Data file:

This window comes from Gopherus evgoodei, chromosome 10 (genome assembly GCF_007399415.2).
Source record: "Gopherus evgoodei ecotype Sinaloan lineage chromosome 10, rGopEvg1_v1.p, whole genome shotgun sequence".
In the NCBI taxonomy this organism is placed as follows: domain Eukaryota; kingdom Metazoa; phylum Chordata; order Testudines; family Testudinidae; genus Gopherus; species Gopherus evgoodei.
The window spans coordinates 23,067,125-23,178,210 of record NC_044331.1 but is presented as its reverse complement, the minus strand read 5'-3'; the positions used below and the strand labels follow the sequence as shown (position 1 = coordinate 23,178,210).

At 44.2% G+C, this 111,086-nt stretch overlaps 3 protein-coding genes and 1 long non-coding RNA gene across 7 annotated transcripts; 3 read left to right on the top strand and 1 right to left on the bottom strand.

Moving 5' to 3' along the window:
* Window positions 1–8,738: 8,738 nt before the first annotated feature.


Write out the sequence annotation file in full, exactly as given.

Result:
This window comes from Gopherus evgoodei, chromosome 10 (genome assembly GCF_007399415.2).
Source record: "Gopherus evgoodei ecotype Sinaloan lineage chromosome 10, rGopEvg1_v1.p, whole genome shotgun sequence".
In the NCBI taxonomy this organism is placed as follows: domain Eukaryota; kingdom Metazoa; phylum Chordata; order Testudines; family Testudinidae; genus Gopherus; species Gopherus evgoodei.
The window spans coordinates 23,067,125-23,178,210 of record NC_044331.1 but is presented as its reverse complement, the minus strand read 5'-3'; the positions used below and the strand labels follow the sequence as shown (position 1 = coordinate 23,178,210).

At 44.2% G+C, this 111,086-nt stretch overlaps 3 protein-coding genes and 1 long non-coding RNA gene across 7 annotated transcripts; 3 read left to right on the top strand and 1 right to left on the bottom strand.

Moving 5' to 3' along the window:
* Window positions 1–8,738: 8,738 nt before the first annotated feature.